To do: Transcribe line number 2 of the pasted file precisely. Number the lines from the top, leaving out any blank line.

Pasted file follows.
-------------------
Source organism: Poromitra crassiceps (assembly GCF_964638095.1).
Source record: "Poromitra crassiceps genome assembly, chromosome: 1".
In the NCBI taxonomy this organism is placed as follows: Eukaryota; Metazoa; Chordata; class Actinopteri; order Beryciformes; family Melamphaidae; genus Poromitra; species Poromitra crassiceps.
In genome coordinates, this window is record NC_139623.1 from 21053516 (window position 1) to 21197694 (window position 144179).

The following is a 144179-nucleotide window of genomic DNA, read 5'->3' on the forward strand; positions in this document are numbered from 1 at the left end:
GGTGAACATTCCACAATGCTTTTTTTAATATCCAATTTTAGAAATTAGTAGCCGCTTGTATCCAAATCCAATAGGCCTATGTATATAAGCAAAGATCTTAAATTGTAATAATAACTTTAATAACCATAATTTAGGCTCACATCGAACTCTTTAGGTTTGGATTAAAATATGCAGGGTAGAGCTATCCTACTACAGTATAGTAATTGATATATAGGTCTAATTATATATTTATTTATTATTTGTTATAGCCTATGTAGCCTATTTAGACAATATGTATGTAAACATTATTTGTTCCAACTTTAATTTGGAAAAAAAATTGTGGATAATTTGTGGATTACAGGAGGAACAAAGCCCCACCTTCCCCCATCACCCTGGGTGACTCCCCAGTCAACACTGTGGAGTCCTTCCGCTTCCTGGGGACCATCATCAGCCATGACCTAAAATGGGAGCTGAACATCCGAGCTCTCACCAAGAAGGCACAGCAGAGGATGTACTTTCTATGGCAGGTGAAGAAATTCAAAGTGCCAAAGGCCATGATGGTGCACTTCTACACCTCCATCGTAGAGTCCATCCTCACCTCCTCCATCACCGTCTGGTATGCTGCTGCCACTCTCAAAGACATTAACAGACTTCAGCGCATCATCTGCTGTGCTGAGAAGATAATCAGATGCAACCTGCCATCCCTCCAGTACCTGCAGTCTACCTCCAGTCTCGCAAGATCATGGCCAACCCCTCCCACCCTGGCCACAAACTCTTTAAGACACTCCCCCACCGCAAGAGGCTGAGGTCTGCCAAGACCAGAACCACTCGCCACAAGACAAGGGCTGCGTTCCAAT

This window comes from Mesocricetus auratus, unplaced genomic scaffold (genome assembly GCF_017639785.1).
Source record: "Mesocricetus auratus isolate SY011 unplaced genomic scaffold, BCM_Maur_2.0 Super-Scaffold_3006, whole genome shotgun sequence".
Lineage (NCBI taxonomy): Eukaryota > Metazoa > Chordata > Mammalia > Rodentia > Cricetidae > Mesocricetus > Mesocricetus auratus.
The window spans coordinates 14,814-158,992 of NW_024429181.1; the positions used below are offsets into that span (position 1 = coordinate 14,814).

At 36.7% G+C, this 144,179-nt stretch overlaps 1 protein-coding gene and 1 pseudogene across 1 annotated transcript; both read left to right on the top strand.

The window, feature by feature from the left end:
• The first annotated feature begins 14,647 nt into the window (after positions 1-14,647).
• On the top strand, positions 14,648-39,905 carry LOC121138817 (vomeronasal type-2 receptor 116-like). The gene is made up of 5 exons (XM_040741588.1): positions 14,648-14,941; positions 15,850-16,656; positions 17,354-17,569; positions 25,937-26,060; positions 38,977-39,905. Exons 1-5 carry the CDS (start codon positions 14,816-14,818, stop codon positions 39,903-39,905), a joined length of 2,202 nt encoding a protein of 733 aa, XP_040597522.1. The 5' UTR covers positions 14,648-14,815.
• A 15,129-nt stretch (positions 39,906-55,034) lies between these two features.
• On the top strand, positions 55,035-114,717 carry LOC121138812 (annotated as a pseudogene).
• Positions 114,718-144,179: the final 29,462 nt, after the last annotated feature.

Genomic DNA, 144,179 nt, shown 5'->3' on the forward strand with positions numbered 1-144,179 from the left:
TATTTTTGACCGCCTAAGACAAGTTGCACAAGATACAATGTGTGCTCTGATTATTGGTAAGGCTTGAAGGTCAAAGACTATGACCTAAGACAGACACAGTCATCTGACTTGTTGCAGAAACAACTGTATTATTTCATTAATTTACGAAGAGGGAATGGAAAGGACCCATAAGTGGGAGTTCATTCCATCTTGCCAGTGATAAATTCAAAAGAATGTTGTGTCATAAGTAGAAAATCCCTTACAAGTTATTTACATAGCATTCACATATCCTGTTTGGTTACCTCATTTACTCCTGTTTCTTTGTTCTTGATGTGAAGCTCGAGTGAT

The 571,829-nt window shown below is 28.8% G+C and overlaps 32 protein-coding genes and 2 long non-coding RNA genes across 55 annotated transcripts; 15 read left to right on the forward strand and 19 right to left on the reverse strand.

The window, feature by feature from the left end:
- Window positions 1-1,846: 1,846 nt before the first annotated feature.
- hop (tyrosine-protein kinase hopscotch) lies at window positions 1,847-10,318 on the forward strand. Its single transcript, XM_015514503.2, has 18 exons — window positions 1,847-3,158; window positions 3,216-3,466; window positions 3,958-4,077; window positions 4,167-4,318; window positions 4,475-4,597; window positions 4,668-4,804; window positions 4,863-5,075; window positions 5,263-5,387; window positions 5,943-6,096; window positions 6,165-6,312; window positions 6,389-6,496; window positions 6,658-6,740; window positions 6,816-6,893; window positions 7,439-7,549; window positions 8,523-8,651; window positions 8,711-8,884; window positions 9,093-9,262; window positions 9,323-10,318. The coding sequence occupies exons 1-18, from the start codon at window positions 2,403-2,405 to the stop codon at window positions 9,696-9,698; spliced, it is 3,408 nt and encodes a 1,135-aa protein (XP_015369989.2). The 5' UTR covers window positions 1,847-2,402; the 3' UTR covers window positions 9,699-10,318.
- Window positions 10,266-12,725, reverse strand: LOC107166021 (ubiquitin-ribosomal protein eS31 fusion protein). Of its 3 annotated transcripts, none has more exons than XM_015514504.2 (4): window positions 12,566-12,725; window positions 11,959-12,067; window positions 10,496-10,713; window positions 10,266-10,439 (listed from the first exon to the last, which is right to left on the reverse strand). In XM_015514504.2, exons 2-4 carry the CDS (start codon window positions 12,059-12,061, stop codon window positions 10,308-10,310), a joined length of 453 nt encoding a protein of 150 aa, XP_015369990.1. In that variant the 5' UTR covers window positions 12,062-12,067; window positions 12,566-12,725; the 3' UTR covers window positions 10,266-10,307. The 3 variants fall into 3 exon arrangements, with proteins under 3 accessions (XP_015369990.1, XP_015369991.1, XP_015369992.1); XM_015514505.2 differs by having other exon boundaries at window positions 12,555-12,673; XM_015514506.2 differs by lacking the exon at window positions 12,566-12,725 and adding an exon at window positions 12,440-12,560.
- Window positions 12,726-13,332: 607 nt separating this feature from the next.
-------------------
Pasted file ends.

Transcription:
Source record: "Poromitra crassiceps genome assembly, chromosome: 1".